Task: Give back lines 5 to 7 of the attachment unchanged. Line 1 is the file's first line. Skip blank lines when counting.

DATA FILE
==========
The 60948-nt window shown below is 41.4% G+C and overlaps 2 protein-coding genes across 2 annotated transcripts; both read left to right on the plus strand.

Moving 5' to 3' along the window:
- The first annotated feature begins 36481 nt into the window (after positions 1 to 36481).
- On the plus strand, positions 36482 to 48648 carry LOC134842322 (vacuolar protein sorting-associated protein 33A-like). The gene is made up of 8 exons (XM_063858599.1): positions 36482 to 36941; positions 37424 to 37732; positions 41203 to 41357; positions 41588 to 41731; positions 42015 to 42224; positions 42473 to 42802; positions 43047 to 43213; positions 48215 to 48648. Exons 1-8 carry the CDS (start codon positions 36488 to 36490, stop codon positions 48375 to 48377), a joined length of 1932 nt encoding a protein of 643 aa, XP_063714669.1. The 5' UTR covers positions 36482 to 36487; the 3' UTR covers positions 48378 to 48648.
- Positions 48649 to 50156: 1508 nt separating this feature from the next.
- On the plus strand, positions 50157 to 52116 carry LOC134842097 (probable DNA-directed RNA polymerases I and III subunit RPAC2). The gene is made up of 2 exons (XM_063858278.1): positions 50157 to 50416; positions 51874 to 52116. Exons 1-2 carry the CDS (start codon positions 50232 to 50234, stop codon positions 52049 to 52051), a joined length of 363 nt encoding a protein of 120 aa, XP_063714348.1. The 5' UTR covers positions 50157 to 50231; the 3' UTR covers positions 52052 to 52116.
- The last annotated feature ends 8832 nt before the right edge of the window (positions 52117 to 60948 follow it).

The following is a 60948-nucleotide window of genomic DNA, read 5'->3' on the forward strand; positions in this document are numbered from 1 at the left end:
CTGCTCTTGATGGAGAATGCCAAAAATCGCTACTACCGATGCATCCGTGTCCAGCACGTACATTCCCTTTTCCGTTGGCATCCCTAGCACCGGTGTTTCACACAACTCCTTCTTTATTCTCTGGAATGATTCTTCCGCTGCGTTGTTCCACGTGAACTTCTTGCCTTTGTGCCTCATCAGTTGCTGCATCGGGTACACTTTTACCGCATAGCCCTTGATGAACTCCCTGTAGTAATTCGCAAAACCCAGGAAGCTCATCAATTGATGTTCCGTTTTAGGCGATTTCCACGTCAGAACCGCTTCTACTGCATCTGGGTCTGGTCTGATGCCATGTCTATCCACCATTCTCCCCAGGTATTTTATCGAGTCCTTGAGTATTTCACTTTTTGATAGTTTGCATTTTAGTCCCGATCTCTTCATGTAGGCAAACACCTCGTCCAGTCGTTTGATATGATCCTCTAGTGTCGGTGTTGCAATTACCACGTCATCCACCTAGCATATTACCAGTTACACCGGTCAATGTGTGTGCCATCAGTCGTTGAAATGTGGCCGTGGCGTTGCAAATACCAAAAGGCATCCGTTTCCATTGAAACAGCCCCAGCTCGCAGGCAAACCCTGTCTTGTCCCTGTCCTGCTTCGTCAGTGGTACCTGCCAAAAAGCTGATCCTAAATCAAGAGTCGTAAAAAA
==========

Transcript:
- Positions 48649 to 50156: 1508 nt separating this feature from the next.
- On the plus strand, positions 50157 to 52116 carry LOC134842097 (probable DNA-directed RNA polymerases I and III subunit RPAC2). The gene is made up of 2 exons (XM_063858278.1): positions 50157 to 50416; positions 51874 to 52116. Exons 1-2 carry the CDS (start codon positions 50232 to 50234, stop codon positions 52049 to 52051), a joined length of 363 nt encoding a protein of 120 aa, XP_063714348.1. The 5' UTR covers positions 50157 to 50231; the 3' UTR covers positions 52052 to 52116.
- The last annotated feature ends 8832 nt before the right edge of the window (positions 52117 to 60948 follow it).